Today, the weather has been awful, ranging from bitterly cold to driving rain, sleet and hailstones bouncing. Staying indoors seemed like a good idea, so I cranked up the gas fire for a while and wrapped up in about 5 layers of clothing. The caravan has one small panel heater with towel rail in the shower room, eco-warm air skirting heaters (350w) in the bedrooms and a gas fire in the main living area, so I have added an extra layer over the mattress plus an electric blanket and my hand-knitted blanket over the top of the duvet on the bed.I also have fleece pyjamas, bed socks and a fleecy sleeved blanket. It isn't a glamorous site to behold but it allows me to switch off the bedroom heater through the night and switch it back on when I waken. The 450w thermostatic oil-filled radiator is left on in the main living area on a low setting and the bathroom panel heater is on overnight. Curtains need to be shut before dark to help retain some heat and then they get opened first thing, as the sun rises and hits the windows. So far, so good. I plan on getting a curtain hung up to separate the living area and kitchen, just to cut down on the open plan expanse at nights.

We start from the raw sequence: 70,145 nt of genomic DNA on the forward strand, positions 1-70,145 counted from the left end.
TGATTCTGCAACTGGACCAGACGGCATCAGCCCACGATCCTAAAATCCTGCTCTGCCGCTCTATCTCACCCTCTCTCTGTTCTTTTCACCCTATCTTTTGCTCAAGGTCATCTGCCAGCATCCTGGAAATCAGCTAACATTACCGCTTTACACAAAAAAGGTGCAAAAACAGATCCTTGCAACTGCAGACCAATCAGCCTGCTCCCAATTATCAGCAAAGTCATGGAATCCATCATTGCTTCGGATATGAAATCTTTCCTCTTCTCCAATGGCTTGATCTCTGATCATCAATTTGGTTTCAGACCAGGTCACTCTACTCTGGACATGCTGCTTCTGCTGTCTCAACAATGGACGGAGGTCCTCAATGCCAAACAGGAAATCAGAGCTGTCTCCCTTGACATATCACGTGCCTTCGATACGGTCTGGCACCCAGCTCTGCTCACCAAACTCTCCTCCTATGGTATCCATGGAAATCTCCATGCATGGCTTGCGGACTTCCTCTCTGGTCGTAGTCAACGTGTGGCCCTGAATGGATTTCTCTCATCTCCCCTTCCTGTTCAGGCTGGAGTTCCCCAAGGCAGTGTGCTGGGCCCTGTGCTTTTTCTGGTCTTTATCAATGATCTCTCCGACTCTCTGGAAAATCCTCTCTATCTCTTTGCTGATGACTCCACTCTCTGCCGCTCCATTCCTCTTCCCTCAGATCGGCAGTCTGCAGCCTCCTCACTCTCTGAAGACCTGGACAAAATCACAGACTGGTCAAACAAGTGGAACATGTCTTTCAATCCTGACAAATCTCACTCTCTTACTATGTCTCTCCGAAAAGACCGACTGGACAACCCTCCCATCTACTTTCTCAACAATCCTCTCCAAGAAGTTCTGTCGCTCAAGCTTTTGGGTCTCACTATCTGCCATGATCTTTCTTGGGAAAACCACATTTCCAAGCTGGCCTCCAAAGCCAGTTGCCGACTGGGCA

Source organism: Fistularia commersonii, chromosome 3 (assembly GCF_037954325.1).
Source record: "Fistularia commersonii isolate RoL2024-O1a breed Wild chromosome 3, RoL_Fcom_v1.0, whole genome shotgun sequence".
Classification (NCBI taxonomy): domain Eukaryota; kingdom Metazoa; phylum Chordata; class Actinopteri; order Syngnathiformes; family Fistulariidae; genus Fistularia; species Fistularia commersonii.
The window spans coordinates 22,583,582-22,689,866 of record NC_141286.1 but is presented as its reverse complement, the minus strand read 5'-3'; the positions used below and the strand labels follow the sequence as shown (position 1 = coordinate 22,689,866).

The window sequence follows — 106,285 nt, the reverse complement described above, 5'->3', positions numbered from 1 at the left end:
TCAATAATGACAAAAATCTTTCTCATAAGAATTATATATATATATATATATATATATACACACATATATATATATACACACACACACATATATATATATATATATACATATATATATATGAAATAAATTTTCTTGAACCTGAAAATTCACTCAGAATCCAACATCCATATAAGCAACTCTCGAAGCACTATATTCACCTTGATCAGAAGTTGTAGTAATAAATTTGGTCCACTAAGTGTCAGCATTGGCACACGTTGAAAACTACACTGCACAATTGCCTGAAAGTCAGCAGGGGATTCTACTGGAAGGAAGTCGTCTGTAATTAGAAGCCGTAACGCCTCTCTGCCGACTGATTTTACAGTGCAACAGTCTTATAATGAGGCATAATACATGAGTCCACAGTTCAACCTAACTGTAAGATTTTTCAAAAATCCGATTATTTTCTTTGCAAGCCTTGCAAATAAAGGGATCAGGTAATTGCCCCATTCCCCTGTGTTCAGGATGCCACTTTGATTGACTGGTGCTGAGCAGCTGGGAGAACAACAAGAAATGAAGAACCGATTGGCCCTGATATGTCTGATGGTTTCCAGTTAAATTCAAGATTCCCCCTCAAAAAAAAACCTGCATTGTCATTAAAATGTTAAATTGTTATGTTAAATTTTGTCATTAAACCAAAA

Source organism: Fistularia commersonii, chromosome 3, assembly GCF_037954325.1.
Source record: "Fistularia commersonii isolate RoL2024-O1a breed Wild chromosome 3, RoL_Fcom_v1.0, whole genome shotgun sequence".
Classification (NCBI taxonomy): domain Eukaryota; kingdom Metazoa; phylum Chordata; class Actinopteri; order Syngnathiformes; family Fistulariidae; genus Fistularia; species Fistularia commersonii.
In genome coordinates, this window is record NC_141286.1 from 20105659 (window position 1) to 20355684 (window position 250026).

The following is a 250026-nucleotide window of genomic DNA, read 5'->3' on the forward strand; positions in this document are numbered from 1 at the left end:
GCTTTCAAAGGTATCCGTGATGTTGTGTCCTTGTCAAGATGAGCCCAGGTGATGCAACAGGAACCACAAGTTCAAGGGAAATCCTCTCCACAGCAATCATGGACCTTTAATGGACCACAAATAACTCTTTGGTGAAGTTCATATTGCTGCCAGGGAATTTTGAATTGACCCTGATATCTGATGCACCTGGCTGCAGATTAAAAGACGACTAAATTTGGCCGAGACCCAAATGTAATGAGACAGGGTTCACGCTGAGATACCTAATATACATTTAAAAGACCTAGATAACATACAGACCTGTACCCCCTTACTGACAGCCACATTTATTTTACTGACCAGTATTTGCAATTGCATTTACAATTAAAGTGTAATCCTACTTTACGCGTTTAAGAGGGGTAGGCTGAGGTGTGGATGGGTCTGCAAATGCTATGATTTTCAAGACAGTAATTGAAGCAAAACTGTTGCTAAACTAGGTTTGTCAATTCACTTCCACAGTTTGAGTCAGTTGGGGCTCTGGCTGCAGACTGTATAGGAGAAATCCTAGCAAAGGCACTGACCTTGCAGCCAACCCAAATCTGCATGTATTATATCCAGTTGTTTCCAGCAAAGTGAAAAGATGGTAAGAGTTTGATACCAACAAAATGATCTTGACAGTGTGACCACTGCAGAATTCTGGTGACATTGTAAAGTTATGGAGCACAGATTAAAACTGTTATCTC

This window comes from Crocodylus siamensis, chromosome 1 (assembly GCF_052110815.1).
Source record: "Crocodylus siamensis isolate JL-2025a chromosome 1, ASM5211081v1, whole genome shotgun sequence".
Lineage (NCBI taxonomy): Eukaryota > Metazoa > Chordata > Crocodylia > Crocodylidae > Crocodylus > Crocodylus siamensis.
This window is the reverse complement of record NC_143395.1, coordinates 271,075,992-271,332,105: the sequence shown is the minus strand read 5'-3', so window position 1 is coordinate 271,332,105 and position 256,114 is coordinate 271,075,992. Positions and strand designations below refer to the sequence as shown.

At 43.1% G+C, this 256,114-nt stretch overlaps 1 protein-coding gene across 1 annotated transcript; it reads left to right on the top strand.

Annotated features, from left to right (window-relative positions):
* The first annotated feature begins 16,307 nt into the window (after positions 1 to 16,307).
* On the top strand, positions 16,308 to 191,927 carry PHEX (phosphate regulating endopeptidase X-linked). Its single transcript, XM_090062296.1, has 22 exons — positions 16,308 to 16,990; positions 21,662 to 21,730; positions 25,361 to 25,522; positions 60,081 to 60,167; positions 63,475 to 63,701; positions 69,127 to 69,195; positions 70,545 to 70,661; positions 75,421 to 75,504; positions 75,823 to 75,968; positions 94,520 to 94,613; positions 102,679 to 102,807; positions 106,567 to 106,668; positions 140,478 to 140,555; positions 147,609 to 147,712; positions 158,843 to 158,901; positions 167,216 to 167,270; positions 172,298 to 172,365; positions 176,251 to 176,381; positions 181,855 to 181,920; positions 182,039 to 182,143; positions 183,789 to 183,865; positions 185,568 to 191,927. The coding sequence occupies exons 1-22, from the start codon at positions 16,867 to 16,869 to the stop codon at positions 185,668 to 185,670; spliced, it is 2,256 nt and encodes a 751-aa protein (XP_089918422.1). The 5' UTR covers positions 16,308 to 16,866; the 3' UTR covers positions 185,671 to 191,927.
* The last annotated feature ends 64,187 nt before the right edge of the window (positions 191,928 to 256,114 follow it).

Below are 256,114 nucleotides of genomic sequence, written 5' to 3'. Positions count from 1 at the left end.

I have been reading the electricity meter as I would normally do at the house, so I can easily keep tabs on how much is being used and set aside the necessary funds for the bi-annual bill. I haven't been here long enough to estimate weekly averages.

Cooking is with a standard size cooker running off gas cylinders, so I have no idea how long these will last. They also run the living room fire and heat the water on demand via boiler - same goes for the shower. I have my slow cooker and my breadmaker and both have been in full use.

Homemade biscuits

Today I made a loaf of bread, baked a tray of oat and sultana cookies while cooking dinner in the oven and used up some bacon that son legt when he was visiting for the weekend. (The bacon bits got added to carrot and lentil soup.)

Frying bacon to add to soup